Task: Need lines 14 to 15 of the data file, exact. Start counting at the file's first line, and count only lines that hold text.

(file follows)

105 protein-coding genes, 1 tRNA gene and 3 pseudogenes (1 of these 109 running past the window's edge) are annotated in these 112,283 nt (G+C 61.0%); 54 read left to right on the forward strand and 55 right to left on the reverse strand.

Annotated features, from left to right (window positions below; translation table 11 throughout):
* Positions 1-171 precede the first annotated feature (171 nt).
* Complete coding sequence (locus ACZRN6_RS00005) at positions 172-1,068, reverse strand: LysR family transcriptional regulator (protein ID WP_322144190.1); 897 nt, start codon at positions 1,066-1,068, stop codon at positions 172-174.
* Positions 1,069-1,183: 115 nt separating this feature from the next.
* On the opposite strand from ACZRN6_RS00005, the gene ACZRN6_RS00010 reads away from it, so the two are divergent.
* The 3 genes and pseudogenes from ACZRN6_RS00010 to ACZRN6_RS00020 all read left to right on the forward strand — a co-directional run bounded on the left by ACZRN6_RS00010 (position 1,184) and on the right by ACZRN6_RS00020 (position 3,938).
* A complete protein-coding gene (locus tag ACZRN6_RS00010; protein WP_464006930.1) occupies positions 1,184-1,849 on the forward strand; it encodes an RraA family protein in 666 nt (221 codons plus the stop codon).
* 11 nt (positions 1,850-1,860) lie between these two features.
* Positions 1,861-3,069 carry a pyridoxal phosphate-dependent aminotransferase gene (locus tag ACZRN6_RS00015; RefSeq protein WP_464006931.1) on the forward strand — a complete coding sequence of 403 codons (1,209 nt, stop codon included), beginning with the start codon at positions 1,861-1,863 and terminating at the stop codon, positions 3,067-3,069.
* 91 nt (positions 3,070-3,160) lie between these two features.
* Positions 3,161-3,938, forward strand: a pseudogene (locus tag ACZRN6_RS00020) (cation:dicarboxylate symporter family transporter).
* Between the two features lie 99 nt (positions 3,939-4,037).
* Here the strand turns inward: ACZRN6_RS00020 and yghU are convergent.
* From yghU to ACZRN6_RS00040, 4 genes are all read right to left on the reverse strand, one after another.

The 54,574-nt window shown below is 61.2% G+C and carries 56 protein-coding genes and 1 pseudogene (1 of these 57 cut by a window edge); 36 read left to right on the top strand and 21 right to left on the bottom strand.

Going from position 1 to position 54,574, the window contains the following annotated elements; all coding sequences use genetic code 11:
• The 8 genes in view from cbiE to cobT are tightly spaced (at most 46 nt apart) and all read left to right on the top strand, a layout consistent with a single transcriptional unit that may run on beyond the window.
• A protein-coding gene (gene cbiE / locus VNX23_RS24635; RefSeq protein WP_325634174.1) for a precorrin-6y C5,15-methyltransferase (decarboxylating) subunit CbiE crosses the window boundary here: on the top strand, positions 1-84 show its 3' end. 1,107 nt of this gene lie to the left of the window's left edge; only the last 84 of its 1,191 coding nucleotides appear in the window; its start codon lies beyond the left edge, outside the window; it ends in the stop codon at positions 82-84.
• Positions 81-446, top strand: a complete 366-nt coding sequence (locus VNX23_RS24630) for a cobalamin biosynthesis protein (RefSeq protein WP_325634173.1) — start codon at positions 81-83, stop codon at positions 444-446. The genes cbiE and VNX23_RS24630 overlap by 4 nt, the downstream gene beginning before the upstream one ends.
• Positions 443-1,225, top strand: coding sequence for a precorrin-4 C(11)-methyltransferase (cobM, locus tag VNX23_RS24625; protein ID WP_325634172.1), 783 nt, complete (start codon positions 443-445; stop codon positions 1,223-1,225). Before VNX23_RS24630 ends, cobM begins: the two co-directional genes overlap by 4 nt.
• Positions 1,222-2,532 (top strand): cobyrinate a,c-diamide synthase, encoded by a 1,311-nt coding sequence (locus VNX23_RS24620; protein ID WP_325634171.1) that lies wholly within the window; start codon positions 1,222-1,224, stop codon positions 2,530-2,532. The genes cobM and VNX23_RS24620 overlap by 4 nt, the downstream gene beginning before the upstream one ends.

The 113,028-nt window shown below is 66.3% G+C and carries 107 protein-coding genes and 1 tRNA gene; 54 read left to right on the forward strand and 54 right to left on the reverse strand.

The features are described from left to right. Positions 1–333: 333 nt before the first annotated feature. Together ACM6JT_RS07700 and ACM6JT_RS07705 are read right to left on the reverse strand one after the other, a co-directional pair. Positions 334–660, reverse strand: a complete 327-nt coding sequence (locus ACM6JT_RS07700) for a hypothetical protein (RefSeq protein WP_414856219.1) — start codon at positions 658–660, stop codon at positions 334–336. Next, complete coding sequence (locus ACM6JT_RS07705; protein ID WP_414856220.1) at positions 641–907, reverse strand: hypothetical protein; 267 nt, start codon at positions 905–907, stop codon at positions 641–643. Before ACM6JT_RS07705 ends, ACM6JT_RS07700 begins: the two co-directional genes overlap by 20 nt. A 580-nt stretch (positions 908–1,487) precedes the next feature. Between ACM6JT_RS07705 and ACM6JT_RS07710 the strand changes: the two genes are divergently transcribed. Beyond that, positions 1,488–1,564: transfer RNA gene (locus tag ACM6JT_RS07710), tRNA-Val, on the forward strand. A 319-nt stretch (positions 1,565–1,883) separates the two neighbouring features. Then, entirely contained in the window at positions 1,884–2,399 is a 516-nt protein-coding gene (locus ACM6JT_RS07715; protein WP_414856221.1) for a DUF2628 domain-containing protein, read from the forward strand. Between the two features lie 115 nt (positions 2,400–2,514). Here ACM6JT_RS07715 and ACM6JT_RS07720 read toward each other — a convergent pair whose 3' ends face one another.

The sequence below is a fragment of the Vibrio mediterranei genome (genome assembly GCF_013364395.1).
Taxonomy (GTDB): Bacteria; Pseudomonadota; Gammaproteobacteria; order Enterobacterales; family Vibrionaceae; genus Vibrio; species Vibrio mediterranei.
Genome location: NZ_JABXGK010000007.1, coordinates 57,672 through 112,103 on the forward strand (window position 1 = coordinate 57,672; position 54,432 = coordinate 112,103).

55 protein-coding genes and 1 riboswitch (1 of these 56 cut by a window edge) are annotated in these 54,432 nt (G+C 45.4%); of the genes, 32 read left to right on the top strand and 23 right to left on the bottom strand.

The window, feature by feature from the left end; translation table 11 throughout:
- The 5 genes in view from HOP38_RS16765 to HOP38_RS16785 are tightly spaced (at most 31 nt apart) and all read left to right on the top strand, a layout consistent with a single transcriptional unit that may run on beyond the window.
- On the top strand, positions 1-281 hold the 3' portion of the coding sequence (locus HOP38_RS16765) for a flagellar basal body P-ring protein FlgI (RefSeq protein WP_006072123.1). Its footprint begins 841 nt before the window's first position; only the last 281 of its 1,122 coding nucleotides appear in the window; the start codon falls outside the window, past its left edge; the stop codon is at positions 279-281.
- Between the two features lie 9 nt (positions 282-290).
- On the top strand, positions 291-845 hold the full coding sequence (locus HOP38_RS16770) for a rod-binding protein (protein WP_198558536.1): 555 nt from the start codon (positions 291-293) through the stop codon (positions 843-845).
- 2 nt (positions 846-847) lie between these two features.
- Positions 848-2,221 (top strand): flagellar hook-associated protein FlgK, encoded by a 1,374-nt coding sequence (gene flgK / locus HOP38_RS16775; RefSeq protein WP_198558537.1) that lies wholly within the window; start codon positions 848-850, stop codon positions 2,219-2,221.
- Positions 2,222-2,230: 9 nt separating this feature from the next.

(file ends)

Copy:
* Here the strand turns inward: ACZRN6_RS00020 and yghU are convergent.
* From yghU to ACZRN6_RS00040, 4 genes are all read right to left on the reverse strand, one after another.